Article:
Former football player Pat McAfee began his time as a WWE performer as a pre-show analyst for the NXT Takeover events, where his heat with Adam Cole began. The rivalry culminated into several memorable confrontations, and an actual match between the two in 2020. However, McAfee’s time in the ring was short-lived, and in 2021 he wound up behind the SmackDown commentary desk, where he has been a true joy. McAfee’s boisterous personality, off-the-cuff wit, and true, infectious enthusiasm for WWE and its superstars punctuate the unfolding action perfectly. Not only does he have ample comedic chops, but a truly Jim Ross level gift for narration and schilling the plot-hopefully McAfee will be behind the mic for just as long.
The only thing more difficult than a metamorphosis in front of a crowd, is one in front of a missing crowd. Before the pandemic hit, Belair had already been a stand-out performer on both NXT and Monday Night Raw. However, it is after being drafted to SmackDown that Bianca started being built as the future of the women’s division, its face and shining star. The pressure to deliver, and in the unique atmosphere of the Thunderdome, must have been immense, but Bianca rose to the challenge even when that challenge was apparent, such as her early struggles with mic work. Throughout her feuds with Bayley and Sasha Banks, however, Bianca began to thrive, and from her stellar WrestleMania 37 match with Banks and beyond, Bianca has been in command of the Thunderdome, and of her persona. She grew into herself, and the pivotal role that WWE has cast her in, with only the support of her colleagues and her own determination to rely on, without a crowd to draw upon.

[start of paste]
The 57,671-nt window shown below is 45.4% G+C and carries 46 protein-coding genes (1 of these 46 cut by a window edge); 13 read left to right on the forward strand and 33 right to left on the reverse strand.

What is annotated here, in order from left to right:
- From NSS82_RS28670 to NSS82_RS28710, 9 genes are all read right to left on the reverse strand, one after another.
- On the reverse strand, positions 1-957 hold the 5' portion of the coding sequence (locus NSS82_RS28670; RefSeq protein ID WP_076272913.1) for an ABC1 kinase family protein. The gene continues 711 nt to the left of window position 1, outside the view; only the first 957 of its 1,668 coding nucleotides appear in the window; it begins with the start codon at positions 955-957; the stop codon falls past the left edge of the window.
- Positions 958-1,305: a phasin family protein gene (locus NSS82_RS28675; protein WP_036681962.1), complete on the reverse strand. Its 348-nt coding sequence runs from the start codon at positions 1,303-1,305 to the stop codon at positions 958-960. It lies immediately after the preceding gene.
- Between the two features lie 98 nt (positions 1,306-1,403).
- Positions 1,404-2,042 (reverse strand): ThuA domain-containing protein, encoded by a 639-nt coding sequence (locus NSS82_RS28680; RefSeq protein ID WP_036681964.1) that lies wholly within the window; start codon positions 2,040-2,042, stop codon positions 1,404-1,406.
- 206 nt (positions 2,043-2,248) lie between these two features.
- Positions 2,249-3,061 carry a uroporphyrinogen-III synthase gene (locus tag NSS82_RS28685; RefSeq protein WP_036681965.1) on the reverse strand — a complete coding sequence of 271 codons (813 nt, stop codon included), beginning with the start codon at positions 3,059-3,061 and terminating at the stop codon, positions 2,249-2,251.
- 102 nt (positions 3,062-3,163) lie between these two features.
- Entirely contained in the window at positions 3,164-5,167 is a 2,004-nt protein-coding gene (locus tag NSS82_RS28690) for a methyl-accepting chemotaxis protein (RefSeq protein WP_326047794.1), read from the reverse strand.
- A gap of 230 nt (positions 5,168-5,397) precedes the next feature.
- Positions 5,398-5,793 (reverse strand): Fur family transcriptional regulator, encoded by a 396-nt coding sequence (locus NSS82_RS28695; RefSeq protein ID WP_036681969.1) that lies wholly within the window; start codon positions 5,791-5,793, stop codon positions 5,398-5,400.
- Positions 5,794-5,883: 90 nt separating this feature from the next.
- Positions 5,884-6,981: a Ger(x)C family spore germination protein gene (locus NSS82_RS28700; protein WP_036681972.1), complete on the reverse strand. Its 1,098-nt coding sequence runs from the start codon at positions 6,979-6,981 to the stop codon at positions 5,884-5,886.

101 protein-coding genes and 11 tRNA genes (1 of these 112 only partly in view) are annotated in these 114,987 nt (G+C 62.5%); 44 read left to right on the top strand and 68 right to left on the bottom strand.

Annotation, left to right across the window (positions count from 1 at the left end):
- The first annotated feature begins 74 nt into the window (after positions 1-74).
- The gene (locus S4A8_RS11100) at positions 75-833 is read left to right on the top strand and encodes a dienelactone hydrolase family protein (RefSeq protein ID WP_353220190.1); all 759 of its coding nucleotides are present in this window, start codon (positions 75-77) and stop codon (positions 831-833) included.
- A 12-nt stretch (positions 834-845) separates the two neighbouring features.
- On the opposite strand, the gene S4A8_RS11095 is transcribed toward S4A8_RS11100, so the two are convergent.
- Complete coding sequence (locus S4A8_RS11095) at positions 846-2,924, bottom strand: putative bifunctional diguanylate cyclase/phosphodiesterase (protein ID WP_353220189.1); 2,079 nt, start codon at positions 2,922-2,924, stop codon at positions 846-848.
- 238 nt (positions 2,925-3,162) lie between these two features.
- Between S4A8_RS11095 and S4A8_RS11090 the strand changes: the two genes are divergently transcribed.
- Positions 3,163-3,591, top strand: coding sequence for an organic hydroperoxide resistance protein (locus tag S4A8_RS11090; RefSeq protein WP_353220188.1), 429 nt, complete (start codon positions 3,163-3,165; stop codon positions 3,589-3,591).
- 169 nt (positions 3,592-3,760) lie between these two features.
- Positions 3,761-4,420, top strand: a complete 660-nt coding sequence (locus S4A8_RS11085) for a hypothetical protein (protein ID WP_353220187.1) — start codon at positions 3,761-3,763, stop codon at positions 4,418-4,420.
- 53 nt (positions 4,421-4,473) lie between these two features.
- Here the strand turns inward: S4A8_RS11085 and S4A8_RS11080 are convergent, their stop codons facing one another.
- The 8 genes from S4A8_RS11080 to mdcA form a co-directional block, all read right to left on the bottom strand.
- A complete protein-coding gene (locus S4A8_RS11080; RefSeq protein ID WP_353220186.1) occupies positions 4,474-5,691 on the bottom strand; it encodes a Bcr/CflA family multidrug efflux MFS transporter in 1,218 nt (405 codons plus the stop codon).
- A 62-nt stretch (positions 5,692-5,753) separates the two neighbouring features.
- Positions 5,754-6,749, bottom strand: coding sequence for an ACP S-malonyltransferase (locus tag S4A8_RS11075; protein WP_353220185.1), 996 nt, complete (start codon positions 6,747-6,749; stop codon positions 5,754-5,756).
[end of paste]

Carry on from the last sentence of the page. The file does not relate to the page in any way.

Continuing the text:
In the latter 2010s, Roman Reigns battled the impression that he was the 21st century Lex Luger: a hand-picked and corporate crafted top babyface being pushed to the top of the card to the extent that it flew in the face of what fans actually wanted to see. Chants of “You suck” from crowds who took issue with his prominence followed Reigns from city to city. After taking time off for his health, Reigns returned in 2020 with a new heel persona, “The Tribal Chief”. The Tribal Chief is a complex figure determined to cement his storied family legacy’s dominance in the present-day WWE. He is willing to use psychological manipulation and unsheathed brutality to do so. At times, real affection for his cousin Jey Uso, whom Reigns subdued into being his right-hand man, shines through, as do some latent insecurities about retaining his Universal Championship and being the best, which fuel his aggression.
This character has layers, and is far from a lone wolf, as his supporting cast of Jey, twin Jimmy Uso, and special counsel Paul Heyman have been wisely tapped to make Reigns look like the head of a formidable team, and make up for whatever he still lacks on the mic. The storyline has also been generous with the SmackDown roster, engaging Kevin Owens, Daniel Bryan, Edge, and Rey and Dominik Mysterio in effective feuds. Playing off Reigns’ family’s storied history with the WWE, the pressure of remaining on top, and family dysfunction, has been one of WWE’s most entertaining stories of the Pandemic era. It has given Reigns a second chance with fans who have largely embraced him as a heel as definitively as they rejected him as a babyface, and taken Friday Night SmackDown to new heights. No more is it considered the “B show” of WWE’s television programming, second to Monday Night Raw, and Reigns’ work is largely responsible, thanks to his complex reinvention.